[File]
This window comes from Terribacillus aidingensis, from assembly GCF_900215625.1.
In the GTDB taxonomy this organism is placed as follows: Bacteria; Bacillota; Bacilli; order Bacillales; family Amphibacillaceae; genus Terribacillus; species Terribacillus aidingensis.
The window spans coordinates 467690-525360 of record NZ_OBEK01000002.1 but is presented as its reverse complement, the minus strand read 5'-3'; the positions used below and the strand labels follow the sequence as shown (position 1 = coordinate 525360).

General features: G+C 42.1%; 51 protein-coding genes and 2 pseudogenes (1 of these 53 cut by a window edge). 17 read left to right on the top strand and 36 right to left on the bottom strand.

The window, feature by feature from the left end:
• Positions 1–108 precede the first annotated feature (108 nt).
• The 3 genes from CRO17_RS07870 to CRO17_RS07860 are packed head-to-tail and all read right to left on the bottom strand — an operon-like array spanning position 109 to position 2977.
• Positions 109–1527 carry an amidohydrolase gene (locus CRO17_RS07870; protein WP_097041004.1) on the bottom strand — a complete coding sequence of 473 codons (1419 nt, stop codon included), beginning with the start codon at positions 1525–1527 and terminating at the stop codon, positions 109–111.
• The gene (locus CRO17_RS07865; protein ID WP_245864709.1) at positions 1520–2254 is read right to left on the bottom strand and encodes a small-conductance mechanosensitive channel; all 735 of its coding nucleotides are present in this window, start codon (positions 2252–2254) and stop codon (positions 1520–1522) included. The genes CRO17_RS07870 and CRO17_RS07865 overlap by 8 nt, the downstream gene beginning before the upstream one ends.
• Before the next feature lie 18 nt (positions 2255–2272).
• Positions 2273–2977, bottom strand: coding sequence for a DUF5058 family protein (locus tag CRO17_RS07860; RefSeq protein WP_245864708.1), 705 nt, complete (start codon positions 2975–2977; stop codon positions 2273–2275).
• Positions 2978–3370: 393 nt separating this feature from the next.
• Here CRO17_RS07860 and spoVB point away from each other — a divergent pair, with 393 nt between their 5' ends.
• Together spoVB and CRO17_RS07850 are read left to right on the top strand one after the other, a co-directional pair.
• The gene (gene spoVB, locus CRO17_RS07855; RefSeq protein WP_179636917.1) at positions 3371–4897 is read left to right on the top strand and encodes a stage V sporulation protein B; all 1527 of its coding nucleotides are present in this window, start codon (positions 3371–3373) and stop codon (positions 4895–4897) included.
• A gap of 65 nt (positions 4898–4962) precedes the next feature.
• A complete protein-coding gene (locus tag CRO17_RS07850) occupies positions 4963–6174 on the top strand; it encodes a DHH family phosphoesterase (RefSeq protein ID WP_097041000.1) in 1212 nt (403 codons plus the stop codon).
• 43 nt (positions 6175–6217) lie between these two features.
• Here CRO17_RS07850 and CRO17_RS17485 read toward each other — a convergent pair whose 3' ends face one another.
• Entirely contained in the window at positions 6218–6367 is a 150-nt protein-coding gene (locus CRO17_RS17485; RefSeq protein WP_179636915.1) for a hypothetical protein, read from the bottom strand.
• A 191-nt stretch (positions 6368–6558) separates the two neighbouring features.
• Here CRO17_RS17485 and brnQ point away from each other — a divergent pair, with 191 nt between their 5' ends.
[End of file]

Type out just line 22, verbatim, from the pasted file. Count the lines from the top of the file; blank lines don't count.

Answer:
• Here CRO17_RS17485 and brnQ point away from each other — a divergent pair, with 191 nt between their 5' ends.